Girl Day: Opportunities to Explore Science & Technology at OSC

High School Science Teacher
Jackson City Schools
Wednesday, February 25, 2015 - 9:11am
DiscoverE Girl Day logo

Ed. – Girl Day, sponsored by DiscoverE (formerly the National Engineers Week Foundation), is being celebrated this year on Feb. 26. A veteran Teacher Counselor for OSC's summer STEM programs, high school science teacher Jenny Lang shares her perspective on the importance of STEM opportunities for girls. For information on supporting vital OSC's summer K-12 programs, please visit:

As an educator, I feel that it is important to help young people develop an understanding and appreciation of science and technology. It is also important that all students should be introduced to STEM (Science, Technology, Engineering, and Math) careers. Yet the U.S. Census Bureau reports that women remain underrepresented in STEM fields, particularly in computer science and engineering occupations. If we are to increase the number of women in STEM fields then we should make sure that girls are given ample opportunities to explore science and technology.

Lang with students
Lang assisting YWSI students at the Center.

OH-TECH provides these types of opportunities through summer education programs at the Ohio Supercomputer Center. Two summer programs, the Summer Institute and the Young Women’s Summer Institute, allow students to engage in creative problem solving by investigating real-world scientific projects. Both summer programs bring campers from across Ohio to spend time at the Center.

At Summer Institute, high school students spend two weeks working in small groups with enthusiastic mentors to complete a STEM-related project. The two-week time span gives students the opportunity for collaboration and in-depth creative problem solving that is often lacking in the traditional school day.

In the early days of the 26-year-old Summer Institute program, a large majority of the campers were young men, but more and more young women are now attending the institute. In 2014, almost half of the campers were female. Young women at the Summer Institute are able to share their unique ideas in these small group settings where all students are supported and exploration is encouraged.




Lang being interviewed in 2010 about the importance of SI and YWSI.



The Young Women’s Summer Institute was created in part to encourage more young women to apply to the Summer Institute program and eventually pursue more STEM education. At the Young Women’s Institute, middle school girls work on an environmental-science based project. Many young women already are interested in environmental science, but at YWSI, girls also are introduced to a variety of other STEM fields. For example, campers use math and chemistry to understand environmental data. The girls also have the opportunity to step out into nature and get their hands dirty by taking water samples from a creek bed and catching live macro-invertebrates (underwater bugs and crustaceans). Young Women’s Summer Institute is successful in fostering girls’ interest in STEM; several former campers have gone on to attend Summer Institute, and many have continued to pursue STEM majors in college.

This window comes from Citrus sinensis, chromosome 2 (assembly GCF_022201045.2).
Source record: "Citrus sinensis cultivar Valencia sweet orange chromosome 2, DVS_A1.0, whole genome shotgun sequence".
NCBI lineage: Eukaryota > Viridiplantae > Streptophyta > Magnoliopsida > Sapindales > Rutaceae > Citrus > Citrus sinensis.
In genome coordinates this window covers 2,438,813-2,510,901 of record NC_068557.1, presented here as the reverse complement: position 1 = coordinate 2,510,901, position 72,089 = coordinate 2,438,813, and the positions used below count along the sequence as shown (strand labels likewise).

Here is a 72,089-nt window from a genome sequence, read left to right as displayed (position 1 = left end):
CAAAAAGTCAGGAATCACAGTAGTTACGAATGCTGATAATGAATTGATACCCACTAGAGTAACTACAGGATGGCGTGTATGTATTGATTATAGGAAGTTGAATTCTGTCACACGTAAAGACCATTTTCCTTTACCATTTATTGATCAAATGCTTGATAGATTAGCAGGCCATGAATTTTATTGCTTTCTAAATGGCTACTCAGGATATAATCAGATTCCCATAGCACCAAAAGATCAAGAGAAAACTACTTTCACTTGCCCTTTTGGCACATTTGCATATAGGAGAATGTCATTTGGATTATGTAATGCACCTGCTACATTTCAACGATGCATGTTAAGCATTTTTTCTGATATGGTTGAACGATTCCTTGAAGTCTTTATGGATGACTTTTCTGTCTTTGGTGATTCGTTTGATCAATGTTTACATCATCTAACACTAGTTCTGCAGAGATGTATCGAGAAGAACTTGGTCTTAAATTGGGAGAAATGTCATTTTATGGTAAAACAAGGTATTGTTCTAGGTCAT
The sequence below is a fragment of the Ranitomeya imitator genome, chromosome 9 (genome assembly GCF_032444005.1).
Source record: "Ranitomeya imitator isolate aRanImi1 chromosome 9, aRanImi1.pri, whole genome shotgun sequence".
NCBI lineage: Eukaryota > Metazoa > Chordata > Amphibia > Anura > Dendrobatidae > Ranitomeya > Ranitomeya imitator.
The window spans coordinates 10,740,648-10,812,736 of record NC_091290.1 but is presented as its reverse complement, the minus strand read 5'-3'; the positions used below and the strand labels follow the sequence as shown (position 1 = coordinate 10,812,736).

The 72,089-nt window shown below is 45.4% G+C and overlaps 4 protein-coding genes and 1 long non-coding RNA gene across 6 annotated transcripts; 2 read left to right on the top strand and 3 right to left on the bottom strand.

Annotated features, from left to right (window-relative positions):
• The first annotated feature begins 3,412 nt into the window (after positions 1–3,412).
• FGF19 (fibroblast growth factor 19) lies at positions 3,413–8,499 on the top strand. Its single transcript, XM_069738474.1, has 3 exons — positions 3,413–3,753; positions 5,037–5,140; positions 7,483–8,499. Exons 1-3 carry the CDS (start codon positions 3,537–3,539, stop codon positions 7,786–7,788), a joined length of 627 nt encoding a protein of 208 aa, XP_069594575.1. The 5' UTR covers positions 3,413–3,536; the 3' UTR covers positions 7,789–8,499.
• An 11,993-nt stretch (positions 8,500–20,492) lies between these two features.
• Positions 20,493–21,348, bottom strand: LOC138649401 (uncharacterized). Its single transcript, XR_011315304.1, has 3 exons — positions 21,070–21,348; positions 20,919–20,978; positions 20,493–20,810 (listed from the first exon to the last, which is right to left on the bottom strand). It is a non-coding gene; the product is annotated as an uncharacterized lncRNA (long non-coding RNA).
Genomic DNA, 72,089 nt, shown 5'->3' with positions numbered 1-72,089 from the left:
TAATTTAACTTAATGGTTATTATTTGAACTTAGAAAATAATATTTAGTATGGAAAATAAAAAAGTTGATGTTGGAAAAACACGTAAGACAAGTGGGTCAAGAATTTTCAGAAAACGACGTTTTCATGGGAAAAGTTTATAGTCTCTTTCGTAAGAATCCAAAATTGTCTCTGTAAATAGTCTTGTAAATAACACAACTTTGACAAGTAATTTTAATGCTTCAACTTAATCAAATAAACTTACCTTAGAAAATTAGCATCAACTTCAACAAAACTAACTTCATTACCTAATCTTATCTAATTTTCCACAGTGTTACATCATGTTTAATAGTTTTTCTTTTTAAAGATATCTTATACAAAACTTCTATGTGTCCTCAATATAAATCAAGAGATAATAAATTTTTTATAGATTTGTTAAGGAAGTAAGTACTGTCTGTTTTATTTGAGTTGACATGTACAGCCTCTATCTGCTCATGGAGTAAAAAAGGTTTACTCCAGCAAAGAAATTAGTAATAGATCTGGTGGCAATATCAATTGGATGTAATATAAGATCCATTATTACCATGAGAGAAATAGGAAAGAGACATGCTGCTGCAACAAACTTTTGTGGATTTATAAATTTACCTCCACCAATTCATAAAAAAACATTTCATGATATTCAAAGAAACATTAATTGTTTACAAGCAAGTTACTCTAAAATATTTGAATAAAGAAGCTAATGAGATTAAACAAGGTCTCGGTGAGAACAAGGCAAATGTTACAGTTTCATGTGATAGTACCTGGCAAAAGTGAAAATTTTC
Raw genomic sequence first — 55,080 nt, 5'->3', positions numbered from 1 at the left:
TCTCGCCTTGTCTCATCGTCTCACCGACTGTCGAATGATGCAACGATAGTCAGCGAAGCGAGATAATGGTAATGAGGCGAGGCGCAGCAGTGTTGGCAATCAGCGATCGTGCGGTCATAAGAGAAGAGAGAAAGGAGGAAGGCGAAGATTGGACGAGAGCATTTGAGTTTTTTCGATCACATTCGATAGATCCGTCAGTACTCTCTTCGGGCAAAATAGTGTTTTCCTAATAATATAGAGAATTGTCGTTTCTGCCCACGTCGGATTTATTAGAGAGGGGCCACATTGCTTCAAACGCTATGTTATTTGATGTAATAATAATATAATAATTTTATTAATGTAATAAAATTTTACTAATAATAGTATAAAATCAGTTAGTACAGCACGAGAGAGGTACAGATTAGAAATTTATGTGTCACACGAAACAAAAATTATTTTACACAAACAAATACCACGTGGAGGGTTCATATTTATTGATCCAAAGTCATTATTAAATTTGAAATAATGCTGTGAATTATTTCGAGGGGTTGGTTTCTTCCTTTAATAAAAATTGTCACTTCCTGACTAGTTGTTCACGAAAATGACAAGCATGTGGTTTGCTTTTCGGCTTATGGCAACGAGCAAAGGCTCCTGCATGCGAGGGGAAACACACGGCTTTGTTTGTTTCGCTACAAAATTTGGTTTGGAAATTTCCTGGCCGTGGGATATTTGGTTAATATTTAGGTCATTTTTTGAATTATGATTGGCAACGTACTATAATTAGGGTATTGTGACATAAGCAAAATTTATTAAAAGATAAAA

Lang with student in the field
Lang (far right) with students in the field

One of the most valuable features of these summer programs are the opportunities for students to interact with adults who are engaged in STEM careers. Graduate students and professionals work with the students and provide tours of science facilities. Each year, YWSI hosts a career night where young women in STEM fields are invited to interact with the YWSI campers. The speakers not only talk about themselves and their careers, but they also get to know the girls by playing games and answering questions. Campers also interact with women in STEM fields outside of YWSI’s career night.

In recent years, students from both summer programs have visited enthusiastic female scientists working at different facilities, such as those at The Ohio State University’s Department of Physics, Department of Chemistry, and Center of Applied Plant Sciences.

The Summer Institute and the Young Women’s Summer Institute are both providing young women with opportunities to meet women already participating in STEM fields as well as the chance to tackle and solve scientific problems themselves. These are the types of programs that can encourage more young woman to pursue STEM careers.